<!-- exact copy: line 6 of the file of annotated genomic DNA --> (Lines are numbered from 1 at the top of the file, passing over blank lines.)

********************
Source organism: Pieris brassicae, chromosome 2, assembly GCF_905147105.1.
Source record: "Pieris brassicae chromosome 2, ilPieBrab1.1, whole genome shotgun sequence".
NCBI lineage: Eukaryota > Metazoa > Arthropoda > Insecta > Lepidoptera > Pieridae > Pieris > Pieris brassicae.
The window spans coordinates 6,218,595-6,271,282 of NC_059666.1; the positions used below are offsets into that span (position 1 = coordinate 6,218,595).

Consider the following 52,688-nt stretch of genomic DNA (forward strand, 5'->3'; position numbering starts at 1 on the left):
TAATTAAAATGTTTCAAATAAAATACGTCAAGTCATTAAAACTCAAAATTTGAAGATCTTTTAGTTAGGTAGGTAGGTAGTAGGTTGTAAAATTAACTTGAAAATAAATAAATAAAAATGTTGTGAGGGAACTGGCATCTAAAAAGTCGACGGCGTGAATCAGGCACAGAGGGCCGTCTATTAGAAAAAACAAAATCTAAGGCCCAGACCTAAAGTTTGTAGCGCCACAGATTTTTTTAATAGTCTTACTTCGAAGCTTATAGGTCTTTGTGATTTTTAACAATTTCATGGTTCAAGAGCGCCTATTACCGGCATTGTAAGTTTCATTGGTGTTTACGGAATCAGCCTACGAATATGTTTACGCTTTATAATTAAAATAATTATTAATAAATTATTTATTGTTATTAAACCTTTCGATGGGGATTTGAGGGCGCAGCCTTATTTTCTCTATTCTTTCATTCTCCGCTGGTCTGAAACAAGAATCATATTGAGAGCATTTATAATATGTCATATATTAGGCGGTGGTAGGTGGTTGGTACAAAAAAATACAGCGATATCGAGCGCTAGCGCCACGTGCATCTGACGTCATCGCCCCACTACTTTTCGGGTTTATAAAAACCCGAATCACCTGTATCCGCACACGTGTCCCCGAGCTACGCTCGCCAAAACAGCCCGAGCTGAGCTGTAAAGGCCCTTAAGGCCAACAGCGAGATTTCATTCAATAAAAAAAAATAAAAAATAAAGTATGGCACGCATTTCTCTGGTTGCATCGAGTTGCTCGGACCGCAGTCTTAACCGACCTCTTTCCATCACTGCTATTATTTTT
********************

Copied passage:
TAATTAAAATGTTTCAAATAAAATACGTCAAGTCATTAAAACTCAAAATTTGAAGATCTTTTAGTTAGGTAGGTAGGTAGTAGGTTGTAAAATTAACTTGAAAATAAATAAATAAAAATGTTGTGAGGGAACTGGCATCTAAAAAGTCGACGGCGTGAATCAGGCACAGAGGGCCGTCTATTAGAAAAAACAAAATCTAAGGCCCAGACCTAAAGTTTGTAGCGCCACAGATTTTTTTAATAGTCTTACTTCGAAGCTTATAGGTCTTTGTGATTTTTAACAATTTCATGGTTCAAGAGCGCCTATTACCGGCATTGTAAGTTTCATTGGTGTTTACGGAATCAGCCTACGAATATGTTTACGCTTTATAATTAAAATAATTATTAATAAATTATTTATTGTTATTAAACCTTTCGATGGGGATTTGAGGGCGCAGCCTTATTTTCTCTATTCTTTCATTCTCCGCTGGTCTGAAACAAGAATCATATTGAGAGCATTTATAATATGTCATATATTAGGCGGTGGTAGGTGGTTGGTACAAAAAAATACAGCGATATCGAGCGCTAGCGCCACGTGCATCTGACGTCATCGCCCCACTACTTTTCGGGTTTATAAAAACCCGAATCACCTGTATCCGCACACGTGTCCCCGAGCTACGCTCGCCAAAACAGCCCGAGCTGAGCTGTAAAGGCCCTTAAGGCCAACAGCGAGATTTCATTCAATAAAAAAAAATAAAAAATAAAGTATGGCACGCATTTCTCTGGTTGCATCGAGTTGCTCGGACCGCAGTCTTAACCGACCTCTTTCCATCACTGCTATTATTTTT